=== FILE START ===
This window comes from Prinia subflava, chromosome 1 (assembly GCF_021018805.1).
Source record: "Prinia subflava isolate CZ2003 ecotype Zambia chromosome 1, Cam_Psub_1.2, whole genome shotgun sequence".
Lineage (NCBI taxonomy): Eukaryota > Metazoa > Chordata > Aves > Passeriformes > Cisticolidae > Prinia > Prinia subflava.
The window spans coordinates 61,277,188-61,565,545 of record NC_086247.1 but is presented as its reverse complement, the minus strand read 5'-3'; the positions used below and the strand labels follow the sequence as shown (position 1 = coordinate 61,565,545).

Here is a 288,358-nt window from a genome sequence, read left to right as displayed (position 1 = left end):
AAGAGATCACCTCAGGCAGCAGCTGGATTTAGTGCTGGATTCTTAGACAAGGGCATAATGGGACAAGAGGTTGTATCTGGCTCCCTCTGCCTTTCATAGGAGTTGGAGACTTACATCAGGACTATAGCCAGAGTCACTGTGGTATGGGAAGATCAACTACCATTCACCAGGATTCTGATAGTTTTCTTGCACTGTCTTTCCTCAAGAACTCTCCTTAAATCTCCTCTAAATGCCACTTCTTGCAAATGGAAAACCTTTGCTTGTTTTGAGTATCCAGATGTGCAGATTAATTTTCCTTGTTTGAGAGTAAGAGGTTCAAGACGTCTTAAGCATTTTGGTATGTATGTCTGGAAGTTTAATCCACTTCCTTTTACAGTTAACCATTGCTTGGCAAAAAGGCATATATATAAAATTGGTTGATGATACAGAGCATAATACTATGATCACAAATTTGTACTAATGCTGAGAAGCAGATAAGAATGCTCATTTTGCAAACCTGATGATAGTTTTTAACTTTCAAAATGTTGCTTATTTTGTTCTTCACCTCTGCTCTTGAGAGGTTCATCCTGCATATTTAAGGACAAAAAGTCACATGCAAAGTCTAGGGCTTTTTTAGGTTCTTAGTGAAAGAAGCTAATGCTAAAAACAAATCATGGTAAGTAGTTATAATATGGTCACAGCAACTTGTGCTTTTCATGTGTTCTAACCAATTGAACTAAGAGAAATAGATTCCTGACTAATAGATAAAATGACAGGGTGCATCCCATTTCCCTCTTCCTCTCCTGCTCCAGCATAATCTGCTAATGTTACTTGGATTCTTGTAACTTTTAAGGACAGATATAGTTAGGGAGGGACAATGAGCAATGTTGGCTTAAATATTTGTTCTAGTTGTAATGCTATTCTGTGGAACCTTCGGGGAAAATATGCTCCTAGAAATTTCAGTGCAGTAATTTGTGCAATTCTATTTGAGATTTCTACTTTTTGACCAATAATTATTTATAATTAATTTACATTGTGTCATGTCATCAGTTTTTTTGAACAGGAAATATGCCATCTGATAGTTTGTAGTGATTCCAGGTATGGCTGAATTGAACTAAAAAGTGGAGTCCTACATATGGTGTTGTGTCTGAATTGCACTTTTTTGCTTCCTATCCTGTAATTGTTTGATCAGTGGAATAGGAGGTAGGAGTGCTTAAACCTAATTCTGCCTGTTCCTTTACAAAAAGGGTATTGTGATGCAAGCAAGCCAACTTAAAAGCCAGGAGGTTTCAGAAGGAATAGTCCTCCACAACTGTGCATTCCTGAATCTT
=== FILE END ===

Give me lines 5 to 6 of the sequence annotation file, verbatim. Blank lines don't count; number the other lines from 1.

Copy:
Here is a 288,358-nt window from a genome sequence, read left to right as displayed (position 1 = left end):
AAGAGATCACCTCAGGCAGCAGCTGGATTTAGTGCTGGATTCTTAGACAAGGGCATAATGGGACAAGAGGTTGTATCTGGCTCCCTCTGCCTTTCATAGGAGTTGGAGACTTACATCAGGACTATAGCCAGAGTCACTGTGGTATGGGAAGATCAACTACCATTCACCAGGATTCTGATAGTTTTCTTGCACTGTCTTTCCTCAAGAACTCTCCTTAAATCTCCTCTAAATGCCACTTCTTGCAAATGGAAAACCTTTGCTTGTTTTGAGTATCCAGATGTGCAGATTAATTTTCCTTGTTTGAGAGTAAGAGGTTCAAGACGTCTTAAGCATTTTGGTATGTATGTCTGGAAGTTTAATCCACTTCCTTTTACAGTTAACCATTGCTTGGCAAAAAGGCATATATATAAAATTGGTTGATGATACAGAGCATAATACTATGATCACAAATTTGTACTAATGCTGAGAAGCAGATAAGAATGCTCATTTTGCAAACCTGATGATAGTTTTTAACTTTCAAAATGTTGCTTATTTTGTTCTTCACCTCTGCTCTTGAGAGGTTCATCCTGCATATTTAAGGACAAAAAGTCACATGCAAAGTCTAGGGCTTTTTTAGGTTCTTAGTGAAAGAAGCTAATGCTAAAAACAAATCATGGTAAGTAGTTATAATATGGTCACAGCAACTTGTGCTTTTCATGTGTTCTAACCAATTGAACTAAGAGAAATAGATTCCTGACTAATAGATAAAATGACAGGGTGCATCCCATTTCCCTCTTCCTCTCCTGCTCCAGCATAATCTGCTAATGTTACTTGGATTCTTGTAACTTTTAAGGACAGATATAGTTAGGGAGGGACAATGAGCAATGTTGGCTTAAATATTTGTTCTAGTTGTAATGCTATTCTGTGGAACCTTCGGGGAAAATATGCTCCTAGAAATTTCAGTGCAGTAATTTGTGCAATTCTATTTGAGATTTCTACTTTTTGACCAATAATTATTTATAATTAATTTACATTGTGTCATGTCATCAGTTTTTTTGAACAGGAAATATGCCATCTGATAGTTTGTAGTGATTCCAGGTATGGCTGAATTGAACTAAAAAGTGGAGTCCTACATATGGTGTTGTGTCTGAATTGCACTTTTTTGCTTCCTATCCTGTAATTGTTTGATCAGTGGAATAGGAGGTAGGAGTGCTTAAACCTAATTCTGCCTGTTCCTTTACAAAAAGGGTATTGTGATGCAAGCAAGCCAACTTAAAAGCCAGGAGGTTTCAGAAGGAATAGTCCTCCACAACTGTGCATTCCTGAATCTT